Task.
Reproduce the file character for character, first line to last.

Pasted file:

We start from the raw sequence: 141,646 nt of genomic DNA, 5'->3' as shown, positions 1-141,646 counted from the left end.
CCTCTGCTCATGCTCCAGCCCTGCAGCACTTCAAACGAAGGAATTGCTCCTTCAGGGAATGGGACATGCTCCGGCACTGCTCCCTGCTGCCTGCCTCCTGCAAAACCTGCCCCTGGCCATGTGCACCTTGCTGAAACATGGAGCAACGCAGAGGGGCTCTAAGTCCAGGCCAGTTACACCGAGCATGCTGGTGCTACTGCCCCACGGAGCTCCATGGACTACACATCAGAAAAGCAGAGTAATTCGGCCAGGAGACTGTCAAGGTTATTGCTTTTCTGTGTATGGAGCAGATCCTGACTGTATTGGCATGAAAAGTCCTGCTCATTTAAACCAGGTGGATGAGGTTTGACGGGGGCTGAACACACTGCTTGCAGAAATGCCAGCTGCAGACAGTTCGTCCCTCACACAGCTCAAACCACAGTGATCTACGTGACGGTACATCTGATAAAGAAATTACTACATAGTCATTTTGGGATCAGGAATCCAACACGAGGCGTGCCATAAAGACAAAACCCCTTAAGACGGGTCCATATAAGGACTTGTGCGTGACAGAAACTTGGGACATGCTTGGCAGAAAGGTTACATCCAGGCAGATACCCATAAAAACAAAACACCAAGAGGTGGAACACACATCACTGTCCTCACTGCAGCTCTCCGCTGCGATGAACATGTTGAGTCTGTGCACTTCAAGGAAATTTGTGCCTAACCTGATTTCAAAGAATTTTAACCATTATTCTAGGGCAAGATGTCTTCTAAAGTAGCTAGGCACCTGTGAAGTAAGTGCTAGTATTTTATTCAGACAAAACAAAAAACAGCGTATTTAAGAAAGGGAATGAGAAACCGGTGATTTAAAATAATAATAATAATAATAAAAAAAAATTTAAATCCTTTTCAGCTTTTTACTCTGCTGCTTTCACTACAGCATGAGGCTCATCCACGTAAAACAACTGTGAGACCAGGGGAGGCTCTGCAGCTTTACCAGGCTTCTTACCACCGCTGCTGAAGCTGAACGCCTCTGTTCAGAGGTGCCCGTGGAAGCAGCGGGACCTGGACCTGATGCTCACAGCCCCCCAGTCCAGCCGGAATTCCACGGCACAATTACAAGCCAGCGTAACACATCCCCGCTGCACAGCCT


We start from the raw sequence: 141,646 nt of genomic DNA, 5'->3' as shown, positions 1-141,646 counted from the left end.
CCTCTGCTCATGCTCCAGCCCTGCAGCACTTCAAACGAAGGAATTGCTCCTTCAGGGAATGGGACATGCTCCGGCACTGCTCCCTGCTGCCTGCCTCCTGCAAAACCTGCCCCTGGCCATGTGCACCTTGCTGAAACATGGAGCAACGCAGAGGGGCTCTAAGTCCAGGCCAGTTACACCGAGCATGCTGGTGCTACTGCCCCACGGAGCTCCATGGACTACACATCAGAAAAGCAGAGTAATTCGGCCAGGAGACTGTCAAGGTTATTGCTTTTCTGTGTATGGAGCAGATCCTGACTGTATTGGCATGAAAAGTCCTGCTCATTTAAACCAGGTGGATGAGGTTTGACGGGGGCTGAACACACTGCTTGCAGAAATGCCAGCTGCAGACAGTTCGTCCCTCACACAGCTCAAACCACAGTGATCTACGTGACGGTACATCTGATAAAGAAATTACTACATAGTCATTTTGGGATCAGGAATCCAACACGAGGCGTGCCATAAAGACAAAACCCCTTAAGACGGGTCCATATAAGGACTTGTGCGTGACAGAAACTTGGGACATGCTTGGCAGAAAGGTTACATCCAGGCAGATACCCATAAAAACAAAACACCAAGAGGTGGAACACACATCACTGTCCTCACTGCAGCTCTCCGCTGCGATGAACATGTTGAGTCTGTGCACTTCAAGGAAATTTGTGCCTAACCTGATTTCAAAGAATTTTAACCATTATTCTAGGGCAAGATGTCTTCTAAAGTAGCTAGGCACCTGTGAAGTAAGTGCTAGTATTTTATTCAGACAAAACAAAAAACAGCGTATTTAAGAAAGGGAATGAGAAACCGGTGATTTAAAATAATAATAATAATAATAAAAAAAAATTTAAATCCTTTTCAGCTTTTTACTCTGCTGCTTTCACTACAGCATGAGGCTCATCCACGTAAAACAACTGTGAGACCAGGGGAGGCTCTGCAGCTTTACCAGGCTTCTTACCACCGCTGCTGAAGCTGAACGCCTCTGTTCAGAGGTGCCCGTGGAAGCAGCGGGACCTGGACCTGATGCTCACAGCCCCCCAGTCCAGCCGGAATTCCACGGCACAATTACAAGCCAGCGTAACACATCCCCGCTGCACAGCCT